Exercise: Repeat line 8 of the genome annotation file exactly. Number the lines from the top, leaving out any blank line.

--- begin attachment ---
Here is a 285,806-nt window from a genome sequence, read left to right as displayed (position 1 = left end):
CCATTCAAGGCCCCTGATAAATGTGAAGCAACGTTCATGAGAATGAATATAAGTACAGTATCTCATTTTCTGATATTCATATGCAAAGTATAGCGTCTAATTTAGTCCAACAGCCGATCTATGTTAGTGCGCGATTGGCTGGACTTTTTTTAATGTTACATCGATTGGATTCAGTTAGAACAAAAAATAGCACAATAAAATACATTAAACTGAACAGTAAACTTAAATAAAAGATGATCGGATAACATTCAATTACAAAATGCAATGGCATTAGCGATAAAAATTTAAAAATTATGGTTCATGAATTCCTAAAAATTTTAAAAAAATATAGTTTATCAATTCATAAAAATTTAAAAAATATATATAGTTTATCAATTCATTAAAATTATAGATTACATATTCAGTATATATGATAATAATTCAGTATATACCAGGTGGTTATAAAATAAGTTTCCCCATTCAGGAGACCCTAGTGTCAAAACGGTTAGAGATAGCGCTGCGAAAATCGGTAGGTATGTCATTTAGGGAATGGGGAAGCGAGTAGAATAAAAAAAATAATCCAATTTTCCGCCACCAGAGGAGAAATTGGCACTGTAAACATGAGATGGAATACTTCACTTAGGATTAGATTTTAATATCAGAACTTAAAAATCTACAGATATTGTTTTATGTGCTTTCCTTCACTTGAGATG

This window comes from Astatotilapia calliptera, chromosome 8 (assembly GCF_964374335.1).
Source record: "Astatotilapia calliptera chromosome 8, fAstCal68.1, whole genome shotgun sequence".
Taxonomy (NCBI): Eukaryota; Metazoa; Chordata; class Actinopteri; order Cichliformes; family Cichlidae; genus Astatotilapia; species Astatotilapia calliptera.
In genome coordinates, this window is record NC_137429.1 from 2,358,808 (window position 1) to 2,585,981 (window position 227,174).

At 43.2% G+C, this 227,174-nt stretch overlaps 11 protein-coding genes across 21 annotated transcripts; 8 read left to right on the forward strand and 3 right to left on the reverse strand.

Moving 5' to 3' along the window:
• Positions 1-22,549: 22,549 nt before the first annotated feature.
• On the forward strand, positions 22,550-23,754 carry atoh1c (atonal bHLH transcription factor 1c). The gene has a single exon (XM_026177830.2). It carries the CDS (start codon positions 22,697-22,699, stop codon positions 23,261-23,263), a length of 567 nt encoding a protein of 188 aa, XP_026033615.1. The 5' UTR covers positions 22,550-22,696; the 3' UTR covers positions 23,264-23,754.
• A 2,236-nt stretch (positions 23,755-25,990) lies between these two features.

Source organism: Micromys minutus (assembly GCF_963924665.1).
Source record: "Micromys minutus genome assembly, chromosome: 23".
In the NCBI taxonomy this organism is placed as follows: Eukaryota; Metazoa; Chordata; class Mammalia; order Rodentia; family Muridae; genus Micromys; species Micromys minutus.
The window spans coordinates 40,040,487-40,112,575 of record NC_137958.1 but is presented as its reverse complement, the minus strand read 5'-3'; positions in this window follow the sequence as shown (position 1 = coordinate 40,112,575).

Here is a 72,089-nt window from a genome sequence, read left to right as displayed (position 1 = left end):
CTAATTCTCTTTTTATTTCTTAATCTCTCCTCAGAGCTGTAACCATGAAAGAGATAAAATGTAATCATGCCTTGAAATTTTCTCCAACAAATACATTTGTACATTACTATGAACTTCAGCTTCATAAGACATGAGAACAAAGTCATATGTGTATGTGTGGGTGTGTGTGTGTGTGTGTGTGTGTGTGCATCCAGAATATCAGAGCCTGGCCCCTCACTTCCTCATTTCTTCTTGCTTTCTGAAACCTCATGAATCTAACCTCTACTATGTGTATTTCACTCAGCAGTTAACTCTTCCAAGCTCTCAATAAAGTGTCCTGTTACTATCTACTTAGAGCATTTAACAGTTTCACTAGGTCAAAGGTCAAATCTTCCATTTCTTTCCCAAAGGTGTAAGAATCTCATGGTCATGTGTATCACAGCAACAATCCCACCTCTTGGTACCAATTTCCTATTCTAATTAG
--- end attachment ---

Moving 5' to 3' along the window: